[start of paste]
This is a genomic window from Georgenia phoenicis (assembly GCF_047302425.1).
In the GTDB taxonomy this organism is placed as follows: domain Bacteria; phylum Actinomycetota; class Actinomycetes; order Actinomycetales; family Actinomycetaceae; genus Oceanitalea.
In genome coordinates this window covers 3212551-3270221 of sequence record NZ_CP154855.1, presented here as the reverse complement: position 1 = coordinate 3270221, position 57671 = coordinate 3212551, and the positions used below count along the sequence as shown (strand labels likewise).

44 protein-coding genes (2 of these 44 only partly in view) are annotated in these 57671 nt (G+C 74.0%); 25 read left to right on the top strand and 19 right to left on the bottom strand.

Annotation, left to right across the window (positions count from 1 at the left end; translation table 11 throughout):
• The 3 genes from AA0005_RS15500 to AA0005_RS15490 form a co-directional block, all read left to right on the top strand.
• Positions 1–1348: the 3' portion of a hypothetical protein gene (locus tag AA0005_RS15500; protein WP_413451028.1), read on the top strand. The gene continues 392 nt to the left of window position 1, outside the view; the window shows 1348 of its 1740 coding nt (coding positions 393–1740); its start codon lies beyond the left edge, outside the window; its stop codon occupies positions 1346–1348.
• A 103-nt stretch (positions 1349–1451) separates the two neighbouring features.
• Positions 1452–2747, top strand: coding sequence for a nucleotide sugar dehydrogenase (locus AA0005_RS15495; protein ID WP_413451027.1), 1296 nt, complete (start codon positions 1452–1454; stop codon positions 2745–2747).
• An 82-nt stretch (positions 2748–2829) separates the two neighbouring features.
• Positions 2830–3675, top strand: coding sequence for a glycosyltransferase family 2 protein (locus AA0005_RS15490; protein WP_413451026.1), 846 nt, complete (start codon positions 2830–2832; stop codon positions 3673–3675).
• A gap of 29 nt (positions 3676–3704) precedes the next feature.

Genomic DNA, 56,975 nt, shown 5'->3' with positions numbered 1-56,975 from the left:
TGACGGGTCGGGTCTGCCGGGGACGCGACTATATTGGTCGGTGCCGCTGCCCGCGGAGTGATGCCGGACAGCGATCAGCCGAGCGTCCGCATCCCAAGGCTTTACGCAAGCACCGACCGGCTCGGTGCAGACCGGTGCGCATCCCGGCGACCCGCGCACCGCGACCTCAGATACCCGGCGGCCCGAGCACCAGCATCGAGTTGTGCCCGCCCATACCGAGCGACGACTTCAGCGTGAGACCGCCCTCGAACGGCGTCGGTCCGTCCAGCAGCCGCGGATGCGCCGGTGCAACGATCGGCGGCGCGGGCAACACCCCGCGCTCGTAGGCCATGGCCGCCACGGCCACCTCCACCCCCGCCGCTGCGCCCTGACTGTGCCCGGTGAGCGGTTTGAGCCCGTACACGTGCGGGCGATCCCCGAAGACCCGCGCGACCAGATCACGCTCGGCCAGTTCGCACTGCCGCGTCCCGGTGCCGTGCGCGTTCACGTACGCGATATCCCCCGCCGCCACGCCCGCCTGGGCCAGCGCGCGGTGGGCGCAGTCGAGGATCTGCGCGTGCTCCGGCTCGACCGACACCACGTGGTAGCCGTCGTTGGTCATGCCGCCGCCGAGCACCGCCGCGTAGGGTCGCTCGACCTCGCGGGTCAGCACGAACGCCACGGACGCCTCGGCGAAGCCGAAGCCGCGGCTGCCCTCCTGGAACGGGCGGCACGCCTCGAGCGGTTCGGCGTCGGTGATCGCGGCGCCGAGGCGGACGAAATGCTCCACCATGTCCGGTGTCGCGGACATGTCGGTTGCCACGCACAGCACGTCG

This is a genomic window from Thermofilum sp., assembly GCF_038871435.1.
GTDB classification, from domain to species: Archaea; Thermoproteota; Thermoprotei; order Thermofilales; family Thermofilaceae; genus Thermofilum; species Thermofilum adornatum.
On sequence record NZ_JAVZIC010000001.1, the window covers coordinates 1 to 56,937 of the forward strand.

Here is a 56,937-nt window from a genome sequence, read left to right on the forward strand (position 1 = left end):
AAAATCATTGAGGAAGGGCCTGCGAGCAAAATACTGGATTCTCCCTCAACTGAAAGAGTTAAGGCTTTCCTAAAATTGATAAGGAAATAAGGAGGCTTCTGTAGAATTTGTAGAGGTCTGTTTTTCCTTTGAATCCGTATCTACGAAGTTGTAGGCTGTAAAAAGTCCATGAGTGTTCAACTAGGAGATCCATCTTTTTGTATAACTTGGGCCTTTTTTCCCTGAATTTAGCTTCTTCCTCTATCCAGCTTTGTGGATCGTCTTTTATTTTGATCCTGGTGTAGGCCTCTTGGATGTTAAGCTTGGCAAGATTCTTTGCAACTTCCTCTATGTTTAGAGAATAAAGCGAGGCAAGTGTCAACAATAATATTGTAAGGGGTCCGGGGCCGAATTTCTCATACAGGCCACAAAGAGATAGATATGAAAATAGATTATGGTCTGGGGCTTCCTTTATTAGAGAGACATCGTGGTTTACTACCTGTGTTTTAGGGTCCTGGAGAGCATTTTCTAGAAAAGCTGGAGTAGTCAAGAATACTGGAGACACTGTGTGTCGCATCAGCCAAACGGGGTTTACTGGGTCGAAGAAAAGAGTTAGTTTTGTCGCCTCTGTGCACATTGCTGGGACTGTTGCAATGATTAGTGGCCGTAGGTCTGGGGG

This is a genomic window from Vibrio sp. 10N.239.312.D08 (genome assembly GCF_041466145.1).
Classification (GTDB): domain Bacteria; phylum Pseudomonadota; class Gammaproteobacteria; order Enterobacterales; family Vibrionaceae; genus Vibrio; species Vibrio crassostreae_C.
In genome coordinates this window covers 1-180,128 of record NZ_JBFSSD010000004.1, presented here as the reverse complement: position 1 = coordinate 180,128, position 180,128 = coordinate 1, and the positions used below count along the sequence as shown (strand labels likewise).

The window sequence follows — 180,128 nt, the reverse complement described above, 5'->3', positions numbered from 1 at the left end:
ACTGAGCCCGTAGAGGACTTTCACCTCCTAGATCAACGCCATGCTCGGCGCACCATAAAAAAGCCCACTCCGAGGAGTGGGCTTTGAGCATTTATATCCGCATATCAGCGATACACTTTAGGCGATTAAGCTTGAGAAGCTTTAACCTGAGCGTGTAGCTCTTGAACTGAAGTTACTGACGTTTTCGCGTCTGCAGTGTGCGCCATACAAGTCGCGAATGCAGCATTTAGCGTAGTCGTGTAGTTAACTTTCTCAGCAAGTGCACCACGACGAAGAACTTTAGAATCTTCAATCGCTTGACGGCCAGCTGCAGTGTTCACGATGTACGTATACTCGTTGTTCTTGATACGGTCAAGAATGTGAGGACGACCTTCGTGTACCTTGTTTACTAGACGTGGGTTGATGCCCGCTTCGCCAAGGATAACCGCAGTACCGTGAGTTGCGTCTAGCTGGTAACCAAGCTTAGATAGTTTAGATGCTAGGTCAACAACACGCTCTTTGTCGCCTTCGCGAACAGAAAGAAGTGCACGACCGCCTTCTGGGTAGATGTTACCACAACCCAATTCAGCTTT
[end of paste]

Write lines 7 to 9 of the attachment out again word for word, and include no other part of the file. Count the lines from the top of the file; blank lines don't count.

• Positions 1–1348: the 3' portion of a hypothetical protein gene (locus tag AA0005_RS15500; protein WP_413451028.1), read on the top strand. The gene continues 392 nt to the left of window position 1, outside the view; the window shows 1348 of its 1740 coding nt (coding positions 393–1740); its start codon lies beyond the left edge, outside the window; its stop codon occupies positions 1346–1348.
• A 103-nt stretch (positions 1349–1451) separates the two neighbouring features.
• Positions 1452–2747, top strand: coding sequence for a nucleotide sugar dehydrogenase (locus AA0005_RS15495; protein ID WP_413451027.1), 1296 nt, complete (start codon positions 1452–1454; stop codon positions 2745–2747).